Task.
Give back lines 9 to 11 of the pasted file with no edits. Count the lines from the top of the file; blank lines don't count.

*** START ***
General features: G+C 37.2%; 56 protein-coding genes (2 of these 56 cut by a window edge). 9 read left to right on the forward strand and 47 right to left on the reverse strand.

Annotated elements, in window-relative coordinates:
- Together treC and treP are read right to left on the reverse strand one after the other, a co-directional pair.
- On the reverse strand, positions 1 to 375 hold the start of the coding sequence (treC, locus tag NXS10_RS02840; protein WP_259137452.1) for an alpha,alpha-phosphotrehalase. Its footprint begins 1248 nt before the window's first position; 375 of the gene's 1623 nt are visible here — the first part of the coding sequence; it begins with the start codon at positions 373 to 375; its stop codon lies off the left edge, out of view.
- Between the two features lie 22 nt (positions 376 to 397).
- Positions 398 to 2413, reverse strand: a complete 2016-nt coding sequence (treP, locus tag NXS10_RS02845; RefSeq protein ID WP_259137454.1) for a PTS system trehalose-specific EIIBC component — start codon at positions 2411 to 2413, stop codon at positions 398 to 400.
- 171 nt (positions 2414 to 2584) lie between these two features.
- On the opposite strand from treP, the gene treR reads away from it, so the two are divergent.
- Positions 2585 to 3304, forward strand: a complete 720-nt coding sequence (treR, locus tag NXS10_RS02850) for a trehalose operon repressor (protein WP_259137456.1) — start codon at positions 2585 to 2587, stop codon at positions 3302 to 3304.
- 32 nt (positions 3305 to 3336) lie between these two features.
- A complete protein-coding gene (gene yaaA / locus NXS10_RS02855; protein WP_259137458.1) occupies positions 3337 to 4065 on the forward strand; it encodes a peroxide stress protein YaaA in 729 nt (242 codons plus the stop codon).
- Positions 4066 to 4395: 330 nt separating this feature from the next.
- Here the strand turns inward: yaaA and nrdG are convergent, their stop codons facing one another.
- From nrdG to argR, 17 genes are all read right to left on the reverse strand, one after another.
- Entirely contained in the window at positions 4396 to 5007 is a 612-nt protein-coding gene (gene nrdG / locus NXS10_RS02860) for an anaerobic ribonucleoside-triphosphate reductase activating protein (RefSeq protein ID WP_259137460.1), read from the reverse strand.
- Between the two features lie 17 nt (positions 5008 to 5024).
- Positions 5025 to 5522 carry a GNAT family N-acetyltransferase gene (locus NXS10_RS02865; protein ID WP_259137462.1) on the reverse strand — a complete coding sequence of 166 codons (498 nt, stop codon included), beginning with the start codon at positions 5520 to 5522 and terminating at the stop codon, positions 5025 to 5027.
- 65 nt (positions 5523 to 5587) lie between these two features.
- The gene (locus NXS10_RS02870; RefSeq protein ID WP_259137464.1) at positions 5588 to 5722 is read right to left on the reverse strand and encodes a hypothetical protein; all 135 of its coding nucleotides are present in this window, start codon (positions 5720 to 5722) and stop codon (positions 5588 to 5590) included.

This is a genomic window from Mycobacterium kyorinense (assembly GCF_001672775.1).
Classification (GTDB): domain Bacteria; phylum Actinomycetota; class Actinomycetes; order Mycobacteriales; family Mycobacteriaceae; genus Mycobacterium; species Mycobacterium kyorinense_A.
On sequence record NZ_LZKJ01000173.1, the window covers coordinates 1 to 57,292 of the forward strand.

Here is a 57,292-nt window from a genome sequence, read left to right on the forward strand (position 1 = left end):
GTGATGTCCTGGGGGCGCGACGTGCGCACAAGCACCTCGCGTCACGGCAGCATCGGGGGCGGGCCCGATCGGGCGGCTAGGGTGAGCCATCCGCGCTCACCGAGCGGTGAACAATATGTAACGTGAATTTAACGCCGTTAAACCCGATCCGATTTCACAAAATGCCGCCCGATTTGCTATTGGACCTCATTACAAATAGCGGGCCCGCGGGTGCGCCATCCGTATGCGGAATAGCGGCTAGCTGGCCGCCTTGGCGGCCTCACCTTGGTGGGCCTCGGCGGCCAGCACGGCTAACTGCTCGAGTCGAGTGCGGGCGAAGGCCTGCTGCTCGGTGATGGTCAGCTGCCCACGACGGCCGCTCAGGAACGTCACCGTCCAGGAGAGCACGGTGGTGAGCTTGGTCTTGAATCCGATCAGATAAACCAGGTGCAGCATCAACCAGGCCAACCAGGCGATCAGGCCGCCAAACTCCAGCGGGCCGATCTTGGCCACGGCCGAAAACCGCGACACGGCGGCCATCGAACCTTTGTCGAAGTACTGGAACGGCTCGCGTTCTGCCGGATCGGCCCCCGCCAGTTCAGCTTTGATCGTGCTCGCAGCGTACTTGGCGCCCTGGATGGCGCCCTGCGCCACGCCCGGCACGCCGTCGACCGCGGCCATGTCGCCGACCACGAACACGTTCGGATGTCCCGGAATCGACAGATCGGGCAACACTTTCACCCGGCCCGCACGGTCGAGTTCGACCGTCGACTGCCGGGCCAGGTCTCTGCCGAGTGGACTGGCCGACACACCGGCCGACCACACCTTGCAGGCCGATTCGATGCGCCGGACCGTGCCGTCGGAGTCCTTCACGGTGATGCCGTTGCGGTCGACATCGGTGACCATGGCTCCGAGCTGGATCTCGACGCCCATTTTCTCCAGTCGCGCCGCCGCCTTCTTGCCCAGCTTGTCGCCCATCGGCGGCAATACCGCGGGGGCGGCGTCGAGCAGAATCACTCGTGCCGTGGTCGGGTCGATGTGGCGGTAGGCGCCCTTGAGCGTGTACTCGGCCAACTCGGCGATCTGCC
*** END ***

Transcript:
- Positions 2585 to 3304, forward strand: a complete 720-nt coding sequence (treR, locus tag NXS10_RS02850) for a trehalose operon repressor (protein WP_259137456.1) — start codon at positions 2585 to 2587, stop codon at positions 3302 to 3304.
- 32 nt (positions 3305 to 3336) lie between these two features.
- A complete protein-coding gene (gene yaaA / locus NXS10_RS02855; protein WP_259137458.1) occupies positions 3337 to 4065 on the forward strand; it encodes a peroxide stress protein YaaA in 729 nt (242 codons plus the stop codon).